A bill in Colorado that would ban hospitals from placing unpaid debts with collection agencies if the hospitals do not comply with federal price transparency rules is rapidly moving closer to becoming a law, after the state Senate yesterday approved the bill unanimously.
The bill, House Bill 1285, now moves back to the state House to approve changes that were made by the Senate. The House had previously approved a version of the bill by a vote of 63-to-1. Given the broad support that the bill is receiving in both the Colorado House and Senate and the bipartisan backing it has, it seems to be a foregone conclusion that the bill will eventually head to the desk of Gov. Jared Polis for his signature. If signed into law, the bill would go into effect 90 days after the adjournment of the general assembly, which is scheduled to occur next week. The one exception would be for hospitals with fewer than 25 beds; they would have until next February before having to comply with the law.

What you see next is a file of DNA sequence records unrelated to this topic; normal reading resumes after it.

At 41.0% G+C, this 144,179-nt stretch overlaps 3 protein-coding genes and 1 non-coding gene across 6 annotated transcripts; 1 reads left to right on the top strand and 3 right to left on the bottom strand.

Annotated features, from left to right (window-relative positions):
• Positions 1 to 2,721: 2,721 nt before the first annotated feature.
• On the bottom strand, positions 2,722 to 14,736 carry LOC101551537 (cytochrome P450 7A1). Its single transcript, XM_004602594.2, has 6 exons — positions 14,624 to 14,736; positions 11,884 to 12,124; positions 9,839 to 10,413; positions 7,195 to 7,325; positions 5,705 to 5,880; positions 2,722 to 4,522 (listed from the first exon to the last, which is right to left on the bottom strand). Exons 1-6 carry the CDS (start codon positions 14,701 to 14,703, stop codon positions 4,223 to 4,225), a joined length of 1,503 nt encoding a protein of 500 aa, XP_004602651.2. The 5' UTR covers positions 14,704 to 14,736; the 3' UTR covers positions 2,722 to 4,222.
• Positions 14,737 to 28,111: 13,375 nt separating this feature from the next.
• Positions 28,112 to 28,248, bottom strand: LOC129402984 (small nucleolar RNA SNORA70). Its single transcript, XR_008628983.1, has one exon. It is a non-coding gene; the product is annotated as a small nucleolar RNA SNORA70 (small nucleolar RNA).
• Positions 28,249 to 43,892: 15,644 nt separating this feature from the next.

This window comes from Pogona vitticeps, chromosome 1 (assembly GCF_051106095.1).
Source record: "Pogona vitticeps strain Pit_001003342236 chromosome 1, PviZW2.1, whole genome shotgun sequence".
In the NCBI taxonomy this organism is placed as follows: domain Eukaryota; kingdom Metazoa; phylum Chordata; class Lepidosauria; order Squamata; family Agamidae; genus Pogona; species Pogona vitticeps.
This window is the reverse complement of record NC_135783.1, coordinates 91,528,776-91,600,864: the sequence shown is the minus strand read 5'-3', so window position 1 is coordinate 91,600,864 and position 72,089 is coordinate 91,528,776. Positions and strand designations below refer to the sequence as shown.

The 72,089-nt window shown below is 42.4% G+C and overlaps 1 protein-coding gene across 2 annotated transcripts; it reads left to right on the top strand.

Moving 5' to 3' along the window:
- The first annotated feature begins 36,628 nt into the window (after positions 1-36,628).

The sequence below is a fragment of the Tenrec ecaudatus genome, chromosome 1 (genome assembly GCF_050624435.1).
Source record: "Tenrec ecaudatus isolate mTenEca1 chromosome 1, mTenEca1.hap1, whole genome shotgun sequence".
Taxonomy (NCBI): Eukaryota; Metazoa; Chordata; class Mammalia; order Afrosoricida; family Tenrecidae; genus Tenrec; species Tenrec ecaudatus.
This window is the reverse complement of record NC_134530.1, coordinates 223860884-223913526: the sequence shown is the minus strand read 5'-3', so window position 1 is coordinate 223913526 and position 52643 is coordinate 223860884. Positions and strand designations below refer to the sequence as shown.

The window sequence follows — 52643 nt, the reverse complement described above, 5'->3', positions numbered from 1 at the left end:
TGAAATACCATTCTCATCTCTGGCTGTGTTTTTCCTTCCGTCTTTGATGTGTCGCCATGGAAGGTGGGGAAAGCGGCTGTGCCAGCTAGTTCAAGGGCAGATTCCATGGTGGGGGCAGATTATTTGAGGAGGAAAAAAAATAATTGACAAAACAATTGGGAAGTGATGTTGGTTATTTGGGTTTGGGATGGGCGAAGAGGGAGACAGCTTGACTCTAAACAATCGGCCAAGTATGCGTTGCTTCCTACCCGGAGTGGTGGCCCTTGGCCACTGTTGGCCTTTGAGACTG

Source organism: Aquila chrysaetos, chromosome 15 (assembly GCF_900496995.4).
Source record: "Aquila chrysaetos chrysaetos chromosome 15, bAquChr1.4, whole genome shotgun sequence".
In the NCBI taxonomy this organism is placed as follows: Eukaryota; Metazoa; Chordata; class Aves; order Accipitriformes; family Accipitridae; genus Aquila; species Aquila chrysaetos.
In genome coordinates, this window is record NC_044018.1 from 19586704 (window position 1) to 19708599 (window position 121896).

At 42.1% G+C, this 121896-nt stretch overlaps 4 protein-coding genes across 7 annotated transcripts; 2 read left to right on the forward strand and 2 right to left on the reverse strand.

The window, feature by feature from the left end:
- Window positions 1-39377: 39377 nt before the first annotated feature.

The bill would prohibit hospitals that are not in compliance with a price transparency rule that went into effect in January 2021 from placing debts with third-party collection agencies, filing lawsuits to collect on unpaid debts, and reporting debts to credit reporting agencies. About 94% of hospitals in Colorado are currently not in compliance with the price transparency rule, according to published reports.
If found to have initiated a prohibited collection action, hospitals will be required to refund any amount of the debt that has been paid by the patient, dismiss any lawsuit that has been filed, and remove any negative tradelines that have been reported. By making a violation an unfair act under the state’s collection law, the bill also gives individuals a private right of action against hospitals that violate its provisions, should it become law.
Hospitals in the state are still fighting to keep the bill from being enacted, according to a published report. Their concern is that, if enacted, hospitals will face more frivolous lawsuits from individuals while also threatening the livelihood of smaller hospitals that do not have the resources to comply with the price transparency rule.